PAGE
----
Hydrostatic Pressure Test Proves This New Secondary Containment Solution Won't Leak

An electric utility installed a 60 mil HDPE liner and sump pump for secondary containment at a transformer pit. A few months later, a site inspector checked the pit’s sump can. Surprisingly, it contained no water. With an impervious liner system, water should only be released via a drainage mechanism. The empty sump can indicated the water must be escaping through the liner itself.

While the routine inspection revealed the problem before an oil leak event occurred, the risk of the transformer discharging its entire 3,605-gallon contents into the leaking pit and, subsequently, into the local harbor created an urgency to resolve the problem. Environmental incidents of that magnitude attract large scale media attention. Cleanup costs and regulatory fines can run into the millions.

The utility asked Justrite to develop a solution, but with a catch. They required a hydrostatic pressure test to make sure the containment met their engineering standards – and to avoid another liner failure. With thousands of dollars already spent, management was heavily eyeing the project. There was no room for error.

Developing a New Secondary Containment Solution

The initial suggestion was to switch from the existing HDPE liner to a Justrite® 40 oz. PVC liner. After meetings with client engineers and contractors, as well as a site visit, an alternative solution emerged. Due to the number of cable and ground grid penetrations, as well as the slope of the pit, Justrite realized it was a perfect opportunity for its new line of industrial coating applications.

Experts from both Justrite’s Secondary Containment and Industrial Coatings solutions collaborated to develop an innovative design using an Ethylene Polymer PVC with Elvaloy® Technology Geomembrane liner and the Justrite PolySeam® System. The patented spray-on liner system eliminates the need for excessive cuts and joins around liner penetrations. PolySeam also serves as an alternative to traditional batten bar attachment and creates a flexible, yet durable, seal along HDPE and Ethylene Polymer PVC with Elvaloy® Technology Geomembrane liner seams.

PolySeam® Secondary Containment System Installation Process

The existing HDPE liner was left in place for form a base for the new Ethylene Polymer PVC with Elvaloy® Technology Geomembrane liner

Rain initially hampered progress on site, since a dry surface is preferred to install a new liner. Once the weather cooperated, contractors removed the sump can from the pit and used a hydrovac truck to remove the existing stone. They left the existing HDPE liner in place to become the base for the new Ethylene Polymer PVC with Elvaloy® Technology Geomembrane liner. This saved contractor time and costs, while avoiding the problem of working on damp ground.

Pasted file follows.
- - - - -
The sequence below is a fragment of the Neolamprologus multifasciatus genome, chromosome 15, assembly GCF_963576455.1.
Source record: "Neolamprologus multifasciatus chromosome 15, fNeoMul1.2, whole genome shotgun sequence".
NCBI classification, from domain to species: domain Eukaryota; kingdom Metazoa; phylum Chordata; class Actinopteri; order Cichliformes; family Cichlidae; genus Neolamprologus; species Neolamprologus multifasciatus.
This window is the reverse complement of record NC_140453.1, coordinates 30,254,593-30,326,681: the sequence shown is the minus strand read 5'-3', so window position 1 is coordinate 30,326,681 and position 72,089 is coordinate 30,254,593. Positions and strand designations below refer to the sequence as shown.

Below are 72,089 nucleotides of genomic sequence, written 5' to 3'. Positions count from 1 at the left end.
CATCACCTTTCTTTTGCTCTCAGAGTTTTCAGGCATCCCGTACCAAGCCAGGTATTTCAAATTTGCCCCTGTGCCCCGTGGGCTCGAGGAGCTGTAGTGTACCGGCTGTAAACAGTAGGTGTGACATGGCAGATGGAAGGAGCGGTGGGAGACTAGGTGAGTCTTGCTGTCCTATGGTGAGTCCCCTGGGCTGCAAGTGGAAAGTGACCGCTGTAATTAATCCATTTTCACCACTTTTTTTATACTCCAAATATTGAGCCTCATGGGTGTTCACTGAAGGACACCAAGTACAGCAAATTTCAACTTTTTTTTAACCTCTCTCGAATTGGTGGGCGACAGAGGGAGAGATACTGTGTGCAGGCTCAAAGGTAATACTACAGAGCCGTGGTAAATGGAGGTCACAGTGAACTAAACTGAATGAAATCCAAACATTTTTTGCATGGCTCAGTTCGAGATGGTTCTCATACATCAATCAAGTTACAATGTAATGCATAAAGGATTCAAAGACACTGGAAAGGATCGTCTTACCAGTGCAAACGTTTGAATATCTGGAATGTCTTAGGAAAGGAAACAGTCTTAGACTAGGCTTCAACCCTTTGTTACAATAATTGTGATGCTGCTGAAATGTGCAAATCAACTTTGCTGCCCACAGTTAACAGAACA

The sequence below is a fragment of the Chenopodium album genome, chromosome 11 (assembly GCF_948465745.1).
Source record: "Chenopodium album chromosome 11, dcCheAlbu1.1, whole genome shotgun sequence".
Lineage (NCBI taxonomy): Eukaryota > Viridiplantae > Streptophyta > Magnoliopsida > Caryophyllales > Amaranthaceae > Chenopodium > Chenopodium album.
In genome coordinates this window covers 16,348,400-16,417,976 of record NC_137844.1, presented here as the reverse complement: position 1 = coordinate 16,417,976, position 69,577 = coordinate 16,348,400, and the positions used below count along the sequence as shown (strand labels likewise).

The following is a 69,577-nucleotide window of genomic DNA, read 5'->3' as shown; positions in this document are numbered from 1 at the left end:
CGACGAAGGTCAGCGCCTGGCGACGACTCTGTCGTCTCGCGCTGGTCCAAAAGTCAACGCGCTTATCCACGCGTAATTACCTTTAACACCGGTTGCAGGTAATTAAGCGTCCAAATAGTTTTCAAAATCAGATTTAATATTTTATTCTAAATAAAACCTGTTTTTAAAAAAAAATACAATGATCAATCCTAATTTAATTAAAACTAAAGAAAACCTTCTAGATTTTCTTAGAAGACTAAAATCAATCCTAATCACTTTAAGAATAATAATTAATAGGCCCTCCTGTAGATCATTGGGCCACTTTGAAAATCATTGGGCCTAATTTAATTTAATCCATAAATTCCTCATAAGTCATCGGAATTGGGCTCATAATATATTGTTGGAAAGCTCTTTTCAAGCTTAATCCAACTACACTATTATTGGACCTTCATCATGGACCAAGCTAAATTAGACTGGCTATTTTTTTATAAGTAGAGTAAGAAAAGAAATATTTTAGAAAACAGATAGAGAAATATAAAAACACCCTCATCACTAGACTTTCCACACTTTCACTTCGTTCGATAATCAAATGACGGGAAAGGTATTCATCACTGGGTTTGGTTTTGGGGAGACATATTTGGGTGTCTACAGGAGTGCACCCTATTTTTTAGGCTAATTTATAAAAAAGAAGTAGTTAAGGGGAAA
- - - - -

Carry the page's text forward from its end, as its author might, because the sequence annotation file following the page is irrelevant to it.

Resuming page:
The installation began by power washing the transformer pad and existing HDPE to create a clean surface. Once completed, installers vacuumed out the remaining liquid. Justrite applied the PolySeam liner to seal the transformer pad first. They supplemented the area around the base of the pad with geotextile fabric and sprayed accordingly.

A proprietary primer was applied to the Ethylene Polymer PVC with Elvaloy® Technology Geomembrane liner before sealing with PolySeam

Next, the team laid the Ethylene Polymer PVC with Elvaloy® Technology Geomembrane panels according to the pre-approved site drawing, hand welding the seams to provide a preliminary seal. Justrite used their proprietary primer to ready the seams, followed by PolySeam to create a leak-proof join.

After a 24-hour curing period, the pit was ready to receive the stone filler and the much-awaited hydrostatic pressure test.

Performing the hydrostatic pressure test on the new oil containment liner system

Performing the Hydrostatic Pressure Test

Hydrostatic pressure tests are commonly performed to check components such as pipelines, boilers and other pressure vessels for strength and leaks. To pass the test, the pit could lose no more than 1-in. of water in a 24-hour period, after factoring in evaporation.

Once the pit was half filled with stone, the team added water up to an agreed height. They established a control box outside the pit to evaluate evaporation. They added water and measured the starting height. After 24 hours, they measured the height again. They found only ¼- in. of water loss taking evaporation into account. The success of the project even surpassed the utility operator’s high standards.

Conclusion and Future Recommendations

Justrite recommends the use of its VIPOR 100 SOWF system for drainage purposes for all transformer pits utilizing impervious liners. While many clients have automated sump pumps, there is a danger of pumping oil out of the sump and into a sewer system. The VIPOR 100 filters out clean water, but will shut off automatically upon detection of hydrocarbons thus keeping releases contained.

*Elvaloy® is a registered trademark of DuPont.

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